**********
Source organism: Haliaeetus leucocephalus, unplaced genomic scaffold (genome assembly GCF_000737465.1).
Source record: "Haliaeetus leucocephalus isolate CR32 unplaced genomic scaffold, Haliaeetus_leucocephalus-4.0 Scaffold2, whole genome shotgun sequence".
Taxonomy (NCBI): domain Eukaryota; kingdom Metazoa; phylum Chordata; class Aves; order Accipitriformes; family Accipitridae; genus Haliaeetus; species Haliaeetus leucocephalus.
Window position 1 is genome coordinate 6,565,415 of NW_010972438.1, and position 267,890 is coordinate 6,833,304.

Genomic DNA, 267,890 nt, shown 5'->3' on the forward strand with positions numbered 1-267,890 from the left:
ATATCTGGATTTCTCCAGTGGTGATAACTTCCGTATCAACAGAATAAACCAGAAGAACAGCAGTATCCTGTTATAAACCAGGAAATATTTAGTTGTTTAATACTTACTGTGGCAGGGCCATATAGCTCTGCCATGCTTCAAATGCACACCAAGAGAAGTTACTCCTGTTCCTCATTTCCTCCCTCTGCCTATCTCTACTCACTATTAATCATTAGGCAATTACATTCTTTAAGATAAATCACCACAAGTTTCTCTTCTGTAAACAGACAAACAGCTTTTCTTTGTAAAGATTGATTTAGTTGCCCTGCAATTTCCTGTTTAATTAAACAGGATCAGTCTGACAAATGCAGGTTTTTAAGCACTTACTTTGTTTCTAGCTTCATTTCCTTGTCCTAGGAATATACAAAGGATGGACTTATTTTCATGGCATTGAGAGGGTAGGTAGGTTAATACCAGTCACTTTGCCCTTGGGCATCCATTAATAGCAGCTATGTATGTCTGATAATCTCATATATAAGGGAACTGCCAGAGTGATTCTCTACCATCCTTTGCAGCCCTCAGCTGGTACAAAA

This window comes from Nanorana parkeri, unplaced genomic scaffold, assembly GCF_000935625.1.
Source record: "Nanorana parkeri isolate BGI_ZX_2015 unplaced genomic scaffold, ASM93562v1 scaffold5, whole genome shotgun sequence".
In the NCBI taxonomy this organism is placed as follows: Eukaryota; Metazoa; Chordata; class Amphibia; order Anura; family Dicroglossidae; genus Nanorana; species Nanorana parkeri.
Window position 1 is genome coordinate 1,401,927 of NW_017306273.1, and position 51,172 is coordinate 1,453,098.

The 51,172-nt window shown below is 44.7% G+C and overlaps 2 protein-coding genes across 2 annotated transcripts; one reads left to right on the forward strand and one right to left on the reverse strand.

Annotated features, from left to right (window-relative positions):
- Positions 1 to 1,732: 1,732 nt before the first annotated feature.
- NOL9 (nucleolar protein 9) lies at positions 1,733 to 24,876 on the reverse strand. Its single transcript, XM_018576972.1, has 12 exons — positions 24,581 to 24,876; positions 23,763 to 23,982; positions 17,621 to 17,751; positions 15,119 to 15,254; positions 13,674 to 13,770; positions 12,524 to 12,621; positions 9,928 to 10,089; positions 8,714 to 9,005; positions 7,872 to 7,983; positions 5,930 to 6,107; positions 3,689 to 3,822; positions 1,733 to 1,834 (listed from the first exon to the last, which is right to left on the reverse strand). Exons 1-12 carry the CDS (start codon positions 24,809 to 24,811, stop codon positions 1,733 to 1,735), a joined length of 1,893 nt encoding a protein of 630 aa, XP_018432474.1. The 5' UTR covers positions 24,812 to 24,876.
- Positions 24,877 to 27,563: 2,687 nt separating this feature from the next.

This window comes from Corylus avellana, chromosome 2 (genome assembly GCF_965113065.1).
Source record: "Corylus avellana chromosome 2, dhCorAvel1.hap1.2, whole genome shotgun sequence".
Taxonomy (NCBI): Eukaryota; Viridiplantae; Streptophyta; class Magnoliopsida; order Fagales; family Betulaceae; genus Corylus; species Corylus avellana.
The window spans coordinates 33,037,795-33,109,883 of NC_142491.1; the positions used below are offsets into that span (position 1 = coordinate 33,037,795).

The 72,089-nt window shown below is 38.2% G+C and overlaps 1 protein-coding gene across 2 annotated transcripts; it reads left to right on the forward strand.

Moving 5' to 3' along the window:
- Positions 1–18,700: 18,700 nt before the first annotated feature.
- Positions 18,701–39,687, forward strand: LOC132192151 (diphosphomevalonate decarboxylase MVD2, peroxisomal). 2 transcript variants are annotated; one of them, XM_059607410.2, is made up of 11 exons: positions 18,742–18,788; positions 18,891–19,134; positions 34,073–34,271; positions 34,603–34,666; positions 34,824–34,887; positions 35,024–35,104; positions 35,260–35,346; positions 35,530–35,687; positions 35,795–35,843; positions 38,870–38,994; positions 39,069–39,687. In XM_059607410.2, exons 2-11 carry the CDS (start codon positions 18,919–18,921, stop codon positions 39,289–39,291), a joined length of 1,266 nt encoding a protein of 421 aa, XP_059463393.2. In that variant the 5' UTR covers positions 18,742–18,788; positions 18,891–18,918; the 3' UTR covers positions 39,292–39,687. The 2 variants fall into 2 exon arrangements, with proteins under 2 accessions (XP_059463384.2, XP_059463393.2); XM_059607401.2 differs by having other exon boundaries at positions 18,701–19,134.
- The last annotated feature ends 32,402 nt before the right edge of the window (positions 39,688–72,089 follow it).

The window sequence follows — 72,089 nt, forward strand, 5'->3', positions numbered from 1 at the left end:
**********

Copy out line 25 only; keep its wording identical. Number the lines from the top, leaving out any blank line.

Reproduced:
The window sequence follows — 72,089 nt, forward strand, 5'->3', positions numbered from 1 at the left end: